What you see is often affected by what you expect to see.
When your brain expects to see one thing and is presented with something quite different, you may feel some peculiar sensations.
Note: This activity can be done with a glass mirror (12-inch glass mirror tile is commonly available in home improvement stores), but we highly recommend using plastic mirror because it is much safer. If you must use a glass mirror, tape the edges to prevent cuts and glue one entire surface to a backing of cardboard or wood to minimize shards flying if the mirror cracks or breaks. It's also not practical to drill a hole in a glass mirror, but you can use epoxy, Gorilla Glue, or another strong adhesive to glue the handles to the glass.
Square piece of acrylic plastic mirror, available from plastics stores (mirror shown in the photo is 10 inches [25 centimeters] per side, but exact size is not critical)
Two wooden dowels, 1 in (2.5 cm) in diameter × 1 foot (30 cm) long
Dowel screw (double-ended screw), 3/16 in x 3 in works well
Two drill bits, one slightly larger than the dowel screw and one slightly smaller
Use the larger drill bit to drill a hole in the middle of the mirror.
Use the smaller drill bit to drill a hole straight into one end of each of the wooden dowels (the dowels will be your handles).
Insert the double-ended dowel screw in the mirror hole and screw on the dowels (one on either side of the mirror) until tight.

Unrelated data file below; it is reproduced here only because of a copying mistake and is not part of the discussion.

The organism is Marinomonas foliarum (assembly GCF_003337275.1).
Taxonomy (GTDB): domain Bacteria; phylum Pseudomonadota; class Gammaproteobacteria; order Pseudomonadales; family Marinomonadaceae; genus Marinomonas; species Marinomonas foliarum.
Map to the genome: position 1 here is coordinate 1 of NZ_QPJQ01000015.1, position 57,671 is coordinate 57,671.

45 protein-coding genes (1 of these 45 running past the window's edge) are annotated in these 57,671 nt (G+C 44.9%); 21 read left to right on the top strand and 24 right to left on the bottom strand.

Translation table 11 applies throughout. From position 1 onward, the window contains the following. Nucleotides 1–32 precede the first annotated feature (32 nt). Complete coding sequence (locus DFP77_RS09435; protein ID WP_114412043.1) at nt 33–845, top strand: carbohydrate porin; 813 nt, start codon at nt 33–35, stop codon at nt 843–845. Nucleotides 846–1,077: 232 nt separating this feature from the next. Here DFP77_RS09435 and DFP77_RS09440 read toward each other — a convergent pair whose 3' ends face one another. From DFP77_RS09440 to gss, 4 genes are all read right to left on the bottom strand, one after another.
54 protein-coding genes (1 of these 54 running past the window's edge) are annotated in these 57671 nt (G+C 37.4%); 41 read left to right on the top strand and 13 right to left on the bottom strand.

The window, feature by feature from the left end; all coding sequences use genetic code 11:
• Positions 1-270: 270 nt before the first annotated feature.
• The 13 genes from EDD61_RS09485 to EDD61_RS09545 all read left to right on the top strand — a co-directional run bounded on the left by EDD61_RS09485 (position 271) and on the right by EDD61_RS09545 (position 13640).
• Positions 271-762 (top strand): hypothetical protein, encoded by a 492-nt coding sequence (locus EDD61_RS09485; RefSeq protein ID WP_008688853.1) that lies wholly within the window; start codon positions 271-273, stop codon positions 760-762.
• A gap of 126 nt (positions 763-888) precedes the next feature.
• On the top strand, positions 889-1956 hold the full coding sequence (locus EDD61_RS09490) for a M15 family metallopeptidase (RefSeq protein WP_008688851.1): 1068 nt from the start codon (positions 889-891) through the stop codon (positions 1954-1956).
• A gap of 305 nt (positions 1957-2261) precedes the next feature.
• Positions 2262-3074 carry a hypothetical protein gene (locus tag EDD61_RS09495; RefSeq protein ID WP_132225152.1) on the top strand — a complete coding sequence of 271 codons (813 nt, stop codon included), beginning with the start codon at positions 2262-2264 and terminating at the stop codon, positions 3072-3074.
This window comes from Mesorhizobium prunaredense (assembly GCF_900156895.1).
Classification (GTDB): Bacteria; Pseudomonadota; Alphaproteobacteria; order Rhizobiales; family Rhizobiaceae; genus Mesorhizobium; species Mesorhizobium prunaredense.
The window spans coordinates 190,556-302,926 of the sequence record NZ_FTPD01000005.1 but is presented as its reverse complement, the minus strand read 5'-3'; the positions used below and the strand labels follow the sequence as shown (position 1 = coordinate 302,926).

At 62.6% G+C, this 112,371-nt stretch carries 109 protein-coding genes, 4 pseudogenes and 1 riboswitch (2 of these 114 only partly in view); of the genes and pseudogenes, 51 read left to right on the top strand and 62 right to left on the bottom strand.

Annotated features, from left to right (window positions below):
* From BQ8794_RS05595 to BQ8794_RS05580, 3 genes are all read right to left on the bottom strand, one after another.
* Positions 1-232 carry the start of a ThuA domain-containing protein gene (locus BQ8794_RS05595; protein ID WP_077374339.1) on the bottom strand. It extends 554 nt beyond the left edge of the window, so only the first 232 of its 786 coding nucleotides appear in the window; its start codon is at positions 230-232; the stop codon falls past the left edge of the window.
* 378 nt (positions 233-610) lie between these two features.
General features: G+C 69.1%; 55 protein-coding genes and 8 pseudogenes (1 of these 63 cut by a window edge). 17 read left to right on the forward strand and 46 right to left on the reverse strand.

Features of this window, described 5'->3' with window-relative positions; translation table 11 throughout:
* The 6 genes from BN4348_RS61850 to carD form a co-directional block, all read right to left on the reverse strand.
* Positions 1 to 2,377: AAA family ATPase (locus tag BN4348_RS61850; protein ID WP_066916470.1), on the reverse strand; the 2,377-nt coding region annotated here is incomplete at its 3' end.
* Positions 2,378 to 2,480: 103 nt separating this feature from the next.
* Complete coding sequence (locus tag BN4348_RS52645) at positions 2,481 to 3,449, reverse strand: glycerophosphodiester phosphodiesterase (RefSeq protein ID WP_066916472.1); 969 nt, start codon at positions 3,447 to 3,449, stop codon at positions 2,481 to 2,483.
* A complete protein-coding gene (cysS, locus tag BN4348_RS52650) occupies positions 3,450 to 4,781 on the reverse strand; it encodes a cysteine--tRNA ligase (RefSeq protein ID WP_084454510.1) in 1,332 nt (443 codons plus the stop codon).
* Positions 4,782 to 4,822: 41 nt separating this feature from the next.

To Do and Notice
Grab a dowel with each hand. While looking at the reflection of your hand in the mirror, move the other hand, the one that is out of view behind the mirror.
Hold one of your arms on each side of the mirror so the reflection of one arm looks like the continuation of the other arm. Snap the fingers on both your hands simultaneously, then stop snapping the fingers on only one hand. Or have someone drop an object (such as a set of keys) into the hand behind the mirror.
What's Going On?
When you look at the reflection of your hand in the mirror, your brain is fooled into thinking that the image it sees in the mirror is actually your other hand. When you move that hand, your brain naturally expects to see the hand move. After all, messages from the nerves in that hand tell your brain that the hand is moving. The hand’s apparent failure to move can be profoundly disturbing to your brain, which doesn’t enjoy having its assumptions trifled with!
Some amputees who experience phantom limb pain in their amputated limbs have successfully reduced their pain using a kind of mirror therapy that uses the same principles demonstrated by this experiment.
Mirror therapy is also used to help stroke patients recover function in their limbs, particularly the hands and arms.